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10 September 2015
Speaking at the Sanlam Investments Institutional Insights conference in Johannesburg last week, Dr Phillipa Malmgren said there is an intriguing stand-off taking place between the US Federal Reserve and emerging markets, with the likes of China and Russia accusing the world’s largest economy of inflating its way out of debt.
She observed that unchecked global inflation was not only contributing to market uncertainty but could be fuelling geopolitical risk. There is a big disconnect between the real cost of living and official inflation statistics released by national governments, and consumers are treating official inflation data with suspicion as it no longer reflects their real world experiences.
This divergence has profound implications for the investment strategies of pension fund administrators.
Malmgren, President of Principalis Asset Management and a former White House economic adviser, pointed to several critical flashpoints that all money managers should be wary of before allocating capital. Inflationary spikes in seemingly arbitrary commodities -- such as the price of pork in China, onions in India, fish in Russia, wheat in the Middle East and beef in the United States -- put great pressure on the spending power of consumers in different parts of the world.
The US has attempted to manage its high (and unpayable) debt by providing cheap money to boost its stock markets and property prices -- meant as a vote-winning “feel-good” stimulus, but in fact inflating a dangerous bubble. Such policies, and their inflationary effects, have an immediate knock-on impact on emerging markets.
“The common wisdom among central bankers is that deflation is the biggest threat to the global economy, which explains such extremely low interest rates,” said Malmgren. “It is in fact the rising cost of living that should be top of mind.”
Events in China have in recent months scared the global investment community. The country is now in the process of a massive disinvestment from low-yielding US sovereign debt instruments. Given this, investors should focus on what the Chinese government does next. Opportunities abound for savvy investors wanting to offset inflation by following high-growth, Chinese-related assets that will come to define the next decade.
Perhaps the most ambitious Chinese initiative of all is its grand “one belt, one road” plan to develop an economic corridor spanning the entire width of Asia to the gates of Istanbul and Cairo. Unprecedented expenditure on infrastructure, including roads, ports and power will ultimately put China on the doorsteps of Europe and Africa.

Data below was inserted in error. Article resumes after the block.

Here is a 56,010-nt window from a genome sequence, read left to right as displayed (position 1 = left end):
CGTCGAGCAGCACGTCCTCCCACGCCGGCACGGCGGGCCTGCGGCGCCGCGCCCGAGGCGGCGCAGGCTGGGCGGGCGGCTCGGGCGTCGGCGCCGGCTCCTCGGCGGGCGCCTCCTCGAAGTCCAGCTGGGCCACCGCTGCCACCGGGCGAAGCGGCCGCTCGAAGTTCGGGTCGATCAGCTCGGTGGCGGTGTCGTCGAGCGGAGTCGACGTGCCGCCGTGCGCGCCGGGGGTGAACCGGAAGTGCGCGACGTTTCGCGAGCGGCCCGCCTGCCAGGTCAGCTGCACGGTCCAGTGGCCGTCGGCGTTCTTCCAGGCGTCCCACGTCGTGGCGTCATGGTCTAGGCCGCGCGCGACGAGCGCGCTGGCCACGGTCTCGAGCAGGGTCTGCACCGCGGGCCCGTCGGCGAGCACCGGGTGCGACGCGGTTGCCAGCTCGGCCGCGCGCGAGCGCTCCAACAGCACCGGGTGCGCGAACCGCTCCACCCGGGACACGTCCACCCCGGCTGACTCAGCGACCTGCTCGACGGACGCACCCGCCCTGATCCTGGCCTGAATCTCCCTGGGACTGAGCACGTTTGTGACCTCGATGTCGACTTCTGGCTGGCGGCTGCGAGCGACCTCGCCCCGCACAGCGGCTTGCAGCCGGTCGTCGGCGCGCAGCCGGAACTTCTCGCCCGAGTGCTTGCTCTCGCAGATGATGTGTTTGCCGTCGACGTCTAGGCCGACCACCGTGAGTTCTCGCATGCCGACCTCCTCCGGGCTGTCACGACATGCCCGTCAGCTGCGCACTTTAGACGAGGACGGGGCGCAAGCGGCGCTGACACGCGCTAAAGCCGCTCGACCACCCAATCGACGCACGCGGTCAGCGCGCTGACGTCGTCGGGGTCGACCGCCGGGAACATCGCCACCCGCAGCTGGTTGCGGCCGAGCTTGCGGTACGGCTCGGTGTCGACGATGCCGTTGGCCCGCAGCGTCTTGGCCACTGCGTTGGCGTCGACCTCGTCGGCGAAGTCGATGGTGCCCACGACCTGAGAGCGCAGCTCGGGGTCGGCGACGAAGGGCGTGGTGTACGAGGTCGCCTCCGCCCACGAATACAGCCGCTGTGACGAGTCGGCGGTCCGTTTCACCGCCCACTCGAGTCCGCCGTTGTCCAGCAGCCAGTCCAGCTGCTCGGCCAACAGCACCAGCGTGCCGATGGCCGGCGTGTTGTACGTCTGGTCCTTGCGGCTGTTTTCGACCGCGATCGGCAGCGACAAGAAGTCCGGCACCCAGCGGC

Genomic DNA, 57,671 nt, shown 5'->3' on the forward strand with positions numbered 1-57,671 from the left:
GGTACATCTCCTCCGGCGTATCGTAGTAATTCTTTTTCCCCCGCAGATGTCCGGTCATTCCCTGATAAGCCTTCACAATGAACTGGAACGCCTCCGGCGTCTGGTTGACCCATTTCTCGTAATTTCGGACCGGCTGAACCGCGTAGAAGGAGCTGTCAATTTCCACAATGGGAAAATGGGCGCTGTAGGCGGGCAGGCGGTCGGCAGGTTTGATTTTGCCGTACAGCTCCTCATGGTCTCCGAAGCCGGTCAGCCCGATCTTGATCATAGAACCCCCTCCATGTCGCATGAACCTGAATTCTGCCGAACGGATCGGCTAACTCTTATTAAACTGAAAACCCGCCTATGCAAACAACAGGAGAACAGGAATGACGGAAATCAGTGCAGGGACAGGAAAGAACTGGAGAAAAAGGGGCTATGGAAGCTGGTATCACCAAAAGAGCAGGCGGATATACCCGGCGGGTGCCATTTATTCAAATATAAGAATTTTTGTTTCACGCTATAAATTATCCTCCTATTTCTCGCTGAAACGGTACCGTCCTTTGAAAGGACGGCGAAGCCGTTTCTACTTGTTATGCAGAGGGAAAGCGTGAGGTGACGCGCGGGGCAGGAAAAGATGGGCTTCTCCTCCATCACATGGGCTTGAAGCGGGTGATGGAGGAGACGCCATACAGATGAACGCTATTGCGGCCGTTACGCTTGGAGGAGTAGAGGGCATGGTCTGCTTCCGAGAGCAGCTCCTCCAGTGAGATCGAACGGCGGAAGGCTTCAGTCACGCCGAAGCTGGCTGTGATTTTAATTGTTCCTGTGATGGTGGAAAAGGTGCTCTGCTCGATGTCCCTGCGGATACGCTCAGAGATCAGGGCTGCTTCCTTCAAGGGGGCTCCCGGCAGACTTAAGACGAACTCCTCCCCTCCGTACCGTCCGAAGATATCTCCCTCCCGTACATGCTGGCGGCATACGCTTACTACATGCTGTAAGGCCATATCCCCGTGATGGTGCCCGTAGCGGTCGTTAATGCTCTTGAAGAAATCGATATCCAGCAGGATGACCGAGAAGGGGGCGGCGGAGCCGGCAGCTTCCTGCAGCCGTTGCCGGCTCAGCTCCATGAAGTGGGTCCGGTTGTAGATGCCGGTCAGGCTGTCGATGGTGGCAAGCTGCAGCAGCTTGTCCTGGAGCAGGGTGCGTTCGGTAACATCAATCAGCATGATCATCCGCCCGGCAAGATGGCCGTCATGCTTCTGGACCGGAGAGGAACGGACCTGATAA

Russia too is making an unprecedented grab for assets in the Ukraine, Baltic and Arctic. They are vying for large parts of the Arctic, where oil, gas, minerals and proteins (fish) are in abundant supply. This will have the effect of pushing up the value of the assets in those regions.
The implications for South Africa as an emerging market are potentially enormous. Malmgren said South Africa was very much on the radar of international investors, particularly since the country is perceived to have a stronger rule of law than, for example, Nigeria.
“South Africa should be the gateway towards strengthening capital flows to the whole of Africa,” she said.
Faced with these facts about “hidden” cost pressures, Malmgren said the least attractive global asset class at the moment was bonds, the value of which was being eroded by underlying inflation. Instead, she suggested the next wave of “growth, innovation and entrepreneurship” would be driven by people who put capital to work by being risk-takers. Such investment opportunities could only be found in equities and alternative markets.
“Negative interest rates and rising inflation are tilted against traditional saving methods. The geopolitical environment at the moment compels you to be a speculator in equities and alternative asset classes,” said Malmgren.
Asset managers and financial advisers need a deep understanding of the world economic outlook when assessing investment opportunities whether in South Africa or abroad. They must consider how markets, prices and risk will change in response to developing trends such as inflation, market uncertainty and geopolitical risk.
Investment decision makers will have to think long and hard about the assets they purchase and pay close attention to how much of the asset price is a function of management and how much is a function of artificial inflation.